There’s a building that nobody questions. It sits in the middle of the city, squat and grey. Nobody ever has cause to go there, so they don’t, and nobody ever asks why it is there. Sometimes people go in and out, very occasionally, but they are always people you don’t know.
The building doesn’t appear on any maps, not even Google Street View. You know this because you were comparing the two, and noticed that discrepancy. Of course, it was only one of many that you found (you were trying to do this art project comparing virtual reality with, well, actual reality) but it’s not like the others. The others can be explained by construction sites, or the blur caused by a camera in motion. This building has been here for longer than the last time the Google cars came by, and there’s no camera glitch that can make such a large building just disappear.
You look up the address and discover it doesn’t exist either. You try to enter the building in as ‘Grey mysterious building’ giving it a name and a number. In an hour the entry has been deleted. You do it on Open Source maps, and it is deleted from there as well.
Your phone vibrates. There’s a message from an unknown number. ‘Some places can’t be mapped.’
You reply. ‘Who is this?’
A reply. ‘You will need a password. It lies in the hidden things. Notice them.’
You send back, ‘Is this a prank?’
There is no reply.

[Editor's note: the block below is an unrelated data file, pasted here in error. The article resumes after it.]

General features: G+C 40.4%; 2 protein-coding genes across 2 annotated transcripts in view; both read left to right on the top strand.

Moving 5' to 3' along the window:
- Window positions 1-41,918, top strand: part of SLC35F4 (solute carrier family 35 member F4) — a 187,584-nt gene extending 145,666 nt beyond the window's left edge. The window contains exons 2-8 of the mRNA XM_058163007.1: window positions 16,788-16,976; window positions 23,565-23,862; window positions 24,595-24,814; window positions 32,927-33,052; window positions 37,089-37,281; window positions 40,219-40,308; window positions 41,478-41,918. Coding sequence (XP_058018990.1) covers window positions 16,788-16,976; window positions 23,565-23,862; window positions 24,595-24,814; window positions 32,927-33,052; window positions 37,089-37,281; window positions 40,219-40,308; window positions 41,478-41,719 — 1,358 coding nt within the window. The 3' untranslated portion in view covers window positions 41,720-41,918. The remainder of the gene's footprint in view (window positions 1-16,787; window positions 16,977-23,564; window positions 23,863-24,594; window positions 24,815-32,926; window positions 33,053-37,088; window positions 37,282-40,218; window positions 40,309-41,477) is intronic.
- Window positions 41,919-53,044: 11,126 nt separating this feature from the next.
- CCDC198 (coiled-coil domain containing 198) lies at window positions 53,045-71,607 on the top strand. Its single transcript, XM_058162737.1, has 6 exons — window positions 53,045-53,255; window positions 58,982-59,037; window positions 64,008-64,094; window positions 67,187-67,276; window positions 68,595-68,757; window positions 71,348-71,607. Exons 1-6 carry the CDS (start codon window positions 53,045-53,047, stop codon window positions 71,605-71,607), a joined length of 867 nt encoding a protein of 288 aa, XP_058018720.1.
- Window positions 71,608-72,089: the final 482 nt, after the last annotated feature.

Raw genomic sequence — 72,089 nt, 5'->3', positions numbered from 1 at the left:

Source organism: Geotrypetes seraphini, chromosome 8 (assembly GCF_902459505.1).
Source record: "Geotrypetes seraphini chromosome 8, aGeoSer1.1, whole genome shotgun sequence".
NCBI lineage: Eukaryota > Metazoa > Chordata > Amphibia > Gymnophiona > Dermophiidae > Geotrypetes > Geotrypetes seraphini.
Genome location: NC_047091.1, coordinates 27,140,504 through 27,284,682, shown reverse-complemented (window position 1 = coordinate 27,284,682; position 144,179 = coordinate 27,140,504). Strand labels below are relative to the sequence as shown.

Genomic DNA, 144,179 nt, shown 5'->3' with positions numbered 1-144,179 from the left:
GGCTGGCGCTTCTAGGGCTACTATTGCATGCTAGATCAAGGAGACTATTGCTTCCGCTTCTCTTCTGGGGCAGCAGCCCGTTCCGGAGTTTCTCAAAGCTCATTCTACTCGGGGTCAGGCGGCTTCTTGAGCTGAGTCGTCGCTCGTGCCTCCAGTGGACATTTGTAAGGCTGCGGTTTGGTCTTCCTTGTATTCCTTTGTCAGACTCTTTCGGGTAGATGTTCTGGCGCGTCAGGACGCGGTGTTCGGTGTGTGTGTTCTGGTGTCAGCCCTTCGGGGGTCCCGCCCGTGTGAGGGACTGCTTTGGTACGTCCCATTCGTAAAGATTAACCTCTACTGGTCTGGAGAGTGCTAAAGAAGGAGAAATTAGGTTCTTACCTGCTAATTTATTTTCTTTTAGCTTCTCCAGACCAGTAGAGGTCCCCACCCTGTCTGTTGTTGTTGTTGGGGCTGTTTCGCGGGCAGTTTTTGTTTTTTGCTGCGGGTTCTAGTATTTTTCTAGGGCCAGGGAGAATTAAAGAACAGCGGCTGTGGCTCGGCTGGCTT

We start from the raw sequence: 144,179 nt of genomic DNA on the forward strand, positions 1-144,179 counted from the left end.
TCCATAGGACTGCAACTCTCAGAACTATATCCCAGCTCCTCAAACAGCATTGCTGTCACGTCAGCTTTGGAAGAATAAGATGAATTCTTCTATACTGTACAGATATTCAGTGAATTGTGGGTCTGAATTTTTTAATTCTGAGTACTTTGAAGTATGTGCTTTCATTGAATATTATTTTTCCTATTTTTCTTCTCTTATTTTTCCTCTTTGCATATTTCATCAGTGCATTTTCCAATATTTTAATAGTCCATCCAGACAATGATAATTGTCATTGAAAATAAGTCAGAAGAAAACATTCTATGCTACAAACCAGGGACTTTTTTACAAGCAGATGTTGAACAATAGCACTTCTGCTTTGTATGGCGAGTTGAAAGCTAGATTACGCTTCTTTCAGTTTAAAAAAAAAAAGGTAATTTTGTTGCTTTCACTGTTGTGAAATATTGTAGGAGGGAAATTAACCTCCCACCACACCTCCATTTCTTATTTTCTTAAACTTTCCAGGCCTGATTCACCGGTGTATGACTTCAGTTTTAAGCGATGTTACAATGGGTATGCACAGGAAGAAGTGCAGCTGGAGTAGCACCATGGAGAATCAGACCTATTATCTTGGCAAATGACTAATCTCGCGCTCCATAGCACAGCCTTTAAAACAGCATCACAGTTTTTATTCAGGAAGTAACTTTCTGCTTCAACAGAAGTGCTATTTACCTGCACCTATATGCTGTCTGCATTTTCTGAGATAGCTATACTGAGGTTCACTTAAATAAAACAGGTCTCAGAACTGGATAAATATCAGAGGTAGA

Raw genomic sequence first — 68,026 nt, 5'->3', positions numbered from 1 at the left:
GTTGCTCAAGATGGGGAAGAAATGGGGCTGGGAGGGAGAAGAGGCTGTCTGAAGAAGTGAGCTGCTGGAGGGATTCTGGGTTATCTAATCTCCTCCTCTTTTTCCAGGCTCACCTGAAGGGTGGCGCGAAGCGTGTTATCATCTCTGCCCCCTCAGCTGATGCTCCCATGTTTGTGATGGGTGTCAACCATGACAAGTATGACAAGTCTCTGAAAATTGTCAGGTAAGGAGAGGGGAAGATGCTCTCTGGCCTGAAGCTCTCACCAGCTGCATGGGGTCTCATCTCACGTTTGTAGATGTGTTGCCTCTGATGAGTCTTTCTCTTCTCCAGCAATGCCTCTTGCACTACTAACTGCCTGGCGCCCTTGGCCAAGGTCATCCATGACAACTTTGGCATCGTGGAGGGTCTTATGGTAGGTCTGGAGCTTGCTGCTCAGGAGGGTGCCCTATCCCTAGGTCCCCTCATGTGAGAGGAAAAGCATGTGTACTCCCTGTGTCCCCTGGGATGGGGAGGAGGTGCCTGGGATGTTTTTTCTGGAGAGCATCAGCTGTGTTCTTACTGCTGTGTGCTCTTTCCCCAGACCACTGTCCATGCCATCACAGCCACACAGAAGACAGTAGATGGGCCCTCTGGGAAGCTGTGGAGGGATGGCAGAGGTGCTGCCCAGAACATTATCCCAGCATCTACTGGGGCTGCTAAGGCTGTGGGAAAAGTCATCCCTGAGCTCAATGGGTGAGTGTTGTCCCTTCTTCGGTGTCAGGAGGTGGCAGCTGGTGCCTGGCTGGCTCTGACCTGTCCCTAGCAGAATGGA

You spend the next few days trying to piece together your photography project, but you find it difficult to concentrate. You want to believe that this is just a prank, but how did they get your number? How did they know what you were doing?
Are you being hacked?
You try calling the number, but get a busy signal. You want to call the police, to tell someone, but some instinct stops you. (Foolishness, you know, but there might just be something.)
Days later, another message: Finish your project.
You reply: Are you hacking me?
Nothing from the other side. But the message is eerily correct; you need to finish the photography project before the end of the month. So you throw yourself back into the work.
It’s then you see odd things in the photographs, your photographs, that aren’t in the the Street View images. You are fairly convinced they weren’t there when you took the photographs, although there is no way to be sure. Grey images of letters and numbers, on the walls, on the concrete path. Some look like they were painted there, others just hang weirdly in midair, like smoke. Most of them are near the borders, easily missed, unless you were looking hard at them.
It lies in the hidden things, you think. Notice them. You will need a password.
You find some spare space in an old notebook and write down each odd letter and number and where you found them. Then you finish your project. You have a deadline.
The exhibition goes well. You stand next to your own project and people talk to you about how the internet is changing the world, but nobody says anything about the grey letters and numbers.